How to not collaborate with Debian (and upstream)

Emmet Hikory persia at
Thu Aug 28 02:22:54 BST 2008

Scott Kitterman wrote:
> ... Gems, as
> has been the subject of recent discussion on Ubuntu ML about why this was
> NOT a good idea, pretty thoroughly ignore the entire package management
> systems.  Putting them in the path so random versions not installed by the
> package management system get executed in the place of system installed
> version is not my idea of a good plan.
> ... The best way to avoid this
> kind of backblast is to work out sensible solutions with Debian and
> upstream.

    Note that this may take time, but can be very rewarding.  Within
the Java team, we've been working with Sun and Fedora towards finding
a solution that allows maven-enabled builds of Java packages to work
in the repositories.  While there are still a couple different
solutions that have been identified and are in discussion on the spec,
by engaging multiple interested parties, we are discovering a way that
we can both 1) allow a system designed for internet updates of
packages during builds, and 2) maintain the advantages of a coherent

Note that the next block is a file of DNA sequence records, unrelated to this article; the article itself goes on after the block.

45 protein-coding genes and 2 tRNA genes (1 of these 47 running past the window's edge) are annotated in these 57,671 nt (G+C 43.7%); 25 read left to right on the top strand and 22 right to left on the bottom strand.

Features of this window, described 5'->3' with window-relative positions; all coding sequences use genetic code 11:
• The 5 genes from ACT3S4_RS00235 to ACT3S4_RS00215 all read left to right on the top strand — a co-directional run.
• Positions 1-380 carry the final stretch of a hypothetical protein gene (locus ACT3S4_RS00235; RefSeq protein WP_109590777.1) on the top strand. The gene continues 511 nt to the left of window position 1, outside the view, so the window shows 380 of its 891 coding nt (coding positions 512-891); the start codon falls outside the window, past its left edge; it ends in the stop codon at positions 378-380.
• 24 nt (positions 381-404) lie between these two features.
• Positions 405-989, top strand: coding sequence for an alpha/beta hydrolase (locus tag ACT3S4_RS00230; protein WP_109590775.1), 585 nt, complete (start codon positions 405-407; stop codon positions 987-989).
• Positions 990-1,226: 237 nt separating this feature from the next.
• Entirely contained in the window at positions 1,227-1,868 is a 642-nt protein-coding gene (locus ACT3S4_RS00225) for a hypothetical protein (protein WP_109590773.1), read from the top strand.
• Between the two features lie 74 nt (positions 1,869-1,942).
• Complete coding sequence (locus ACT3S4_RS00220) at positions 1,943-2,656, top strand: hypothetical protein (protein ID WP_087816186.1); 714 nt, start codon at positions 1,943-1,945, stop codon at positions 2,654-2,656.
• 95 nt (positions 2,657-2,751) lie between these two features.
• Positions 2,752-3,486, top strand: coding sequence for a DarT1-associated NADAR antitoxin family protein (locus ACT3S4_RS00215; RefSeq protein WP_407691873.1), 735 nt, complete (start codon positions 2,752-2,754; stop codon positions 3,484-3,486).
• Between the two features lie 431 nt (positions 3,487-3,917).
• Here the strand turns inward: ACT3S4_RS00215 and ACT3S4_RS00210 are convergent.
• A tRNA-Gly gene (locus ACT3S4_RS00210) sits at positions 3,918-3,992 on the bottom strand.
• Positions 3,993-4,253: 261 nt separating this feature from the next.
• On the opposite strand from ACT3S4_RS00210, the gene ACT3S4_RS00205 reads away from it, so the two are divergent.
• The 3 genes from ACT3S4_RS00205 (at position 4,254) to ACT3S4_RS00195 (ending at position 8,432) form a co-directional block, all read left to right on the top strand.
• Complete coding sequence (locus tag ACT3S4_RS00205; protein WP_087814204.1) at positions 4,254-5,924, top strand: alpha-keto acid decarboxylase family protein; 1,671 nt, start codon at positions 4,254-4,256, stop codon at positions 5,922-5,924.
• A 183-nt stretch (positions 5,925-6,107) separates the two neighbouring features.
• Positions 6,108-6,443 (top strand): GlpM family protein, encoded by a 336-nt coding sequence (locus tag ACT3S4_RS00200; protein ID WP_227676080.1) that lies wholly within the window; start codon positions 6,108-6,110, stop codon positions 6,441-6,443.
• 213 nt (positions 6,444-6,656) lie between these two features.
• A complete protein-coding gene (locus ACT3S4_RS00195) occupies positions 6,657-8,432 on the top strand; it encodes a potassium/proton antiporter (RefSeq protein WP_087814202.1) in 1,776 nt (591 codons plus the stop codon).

packaging system.  A large part of this work involves discussions as
to the goals of the software, and working to ensure that a common
solution can be identified that meets the needs of upstream,
distributors, developers, and end-users.  It is unlikely that a
solution will be in place before intrepid+1, but when it arrives, it
can be expected to be the correct solution.

    This is a markedly different process, and it can be said that it
does not serve the end-users well in the short term, but it is very
much more likely to result in soemthing which can be supported and
become the standard shared throughout all distributions and developers
than something implemented whilst still under discussion and debate.
(and note that the final solution is unlikely to either download
arbitrary unreviewed code without specific user instruction or
interfere or replace any aspect of the existing package management

    As another example, with which I am slightly less familar, we do
support python's distutils, including compents that may be used on
end-user systems to download the very most recent code from the
internet.  For most cases, we have developed workarounds and
conventions that ensure a pleasant environment for python development
without reliance on this code, and have a very active team working on
both Debian and Ubuntu to ensure that this remains the case.  While we
may currently have fewer Ruby developers than Python developers, I
would think a similar model ought apply, and that we could gain
similar benefits.


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